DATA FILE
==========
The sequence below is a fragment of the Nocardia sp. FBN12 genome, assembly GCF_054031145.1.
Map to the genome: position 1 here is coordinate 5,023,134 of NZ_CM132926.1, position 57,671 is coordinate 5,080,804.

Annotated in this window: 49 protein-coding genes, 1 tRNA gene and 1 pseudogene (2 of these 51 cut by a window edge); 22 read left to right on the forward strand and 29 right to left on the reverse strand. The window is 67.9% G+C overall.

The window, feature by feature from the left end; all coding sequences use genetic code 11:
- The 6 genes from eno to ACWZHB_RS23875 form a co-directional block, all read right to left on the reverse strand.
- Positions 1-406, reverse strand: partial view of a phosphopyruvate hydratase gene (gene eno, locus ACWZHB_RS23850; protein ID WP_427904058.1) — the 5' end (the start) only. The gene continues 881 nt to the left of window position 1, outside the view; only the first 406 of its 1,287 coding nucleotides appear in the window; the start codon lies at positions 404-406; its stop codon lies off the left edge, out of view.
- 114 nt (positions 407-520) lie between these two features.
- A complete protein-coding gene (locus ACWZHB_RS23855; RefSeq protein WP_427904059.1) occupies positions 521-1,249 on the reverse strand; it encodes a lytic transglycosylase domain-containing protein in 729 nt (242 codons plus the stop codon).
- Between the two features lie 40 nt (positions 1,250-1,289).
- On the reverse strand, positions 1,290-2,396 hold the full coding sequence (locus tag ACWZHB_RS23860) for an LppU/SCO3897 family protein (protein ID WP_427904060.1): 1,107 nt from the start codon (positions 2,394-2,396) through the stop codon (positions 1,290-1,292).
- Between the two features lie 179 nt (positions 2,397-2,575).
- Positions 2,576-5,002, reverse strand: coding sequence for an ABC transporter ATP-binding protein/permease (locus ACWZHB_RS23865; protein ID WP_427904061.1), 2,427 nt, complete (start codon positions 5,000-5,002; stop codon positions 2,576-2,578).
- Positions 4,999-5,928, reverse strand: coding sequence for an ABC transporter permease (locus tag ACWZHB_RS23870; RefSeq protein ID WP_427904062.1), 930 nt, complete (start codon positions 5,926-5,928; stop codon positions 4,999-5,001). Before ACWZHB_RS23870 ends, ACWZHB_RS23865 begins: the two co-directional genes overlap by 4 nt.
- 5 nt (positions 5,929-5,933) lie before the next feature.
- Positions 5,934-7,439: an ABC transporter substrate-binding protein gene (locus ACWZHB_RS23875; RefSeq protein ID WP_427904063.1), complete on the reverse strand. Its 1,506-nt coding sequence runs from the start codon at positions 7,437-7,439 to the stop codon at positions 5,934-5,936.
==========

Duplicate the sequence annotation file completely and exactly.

The sequence below is a fragment of the Nocardia sp. FBN12 genome, assembly GCF_054031145.1.
Map to the genome: position 1 here is coordinate 5,023,134 of NZ_CM132926.1, position 57,671 is coordinate 5,080,804.

Annotated in this window: 49 protein-coding genes, 1 tRNA gene and 1 pseudogene (2 of these 51 cut by a window edge); 22 read left to right on the forward strand and 29 right to left on the reverse strand. The window is 67.9% G+C overall.

The window, feature by feature from the left end; all coding sequences use genetic code 11:
- The 6 genes from eno to ACWZHB_RS23875 form a co-directional block, all read right to left on the reverse strand.
- Positions 1-406, reverse strand: partial view of a phosphopyruvate hydratase gene (gene eno, locus ACWZHB_RS23850; protein ID WP_427904058.1) — the 5' end (the start) only. The gene continues 881 nt to the left of window position 1, outside the view; only the first 406 of its 1,287 coding nucleotides appear in the window; the start codon lies at positions 404-406; its stop codon lies off the left edge, out of view.
- 114 nt (positions 407-520) lie between these two features.
- A complete protein-coding gene (locus ACWZHB_RS23855; RefSeq protein WP_427904059.1) occupies positions 521-1,249 on the reverse strand; it encodes a lytic transglycosylase domain-containing protein in 729 nt (242 codons plus the stop codon).
- Between the two features lie 40 nt (positions 1,250-1,289).
- On the reverse strand, positions 1,290-2,396 hold the full coding sequence (locus tag ACWZHB_RS23860) for an LppU/SCO3897 family protein (protein ID WP_427904060.1): 1,107 nt from the start codon (positions 2,394-2,396) through the stop codon (positions 1,290-1,292).
- Between the two features lie 179 nt (positions 2,397-2,575).
- Positions 2,576-5,002, reverse strand: coding sequence for an ABC transporter ATP-binding protein/permease (locus ACWZHB_RS23865; protein ID WP_427904061.1), 2,427 nt, complete (start codon positions 5,000-5,002; stop codon positions 2,576-2,578).
- Positions 4,999-5,928, reverse strand: coding sequence for an ABC transporter permease (locus tag ACWZHB_RS23870; RefSeq protein ID WP_427904062.1), 930 nt, complete (start codon positions 5,926-5,928; stop codon positions 4,999-5,001). Before ACWZHB_RS23870 ends, ACWZHB_RS23865 begins: the two co-directional genes overlap by 4 nt.
- 5 nt (positions 5,929-5,933) lie before the next feature.
- Positions 5,934-7,439: an ABC transporter substrate-binding protein gene (locus ACWZHB_RS23875; RefSeq protein ID WP_427904063.1), complete on the reverse strand. Its 1,506-nt coding sequence runs from the start codon at positions 7,437-7,439 to the stop codon at positions 5,934-5,936.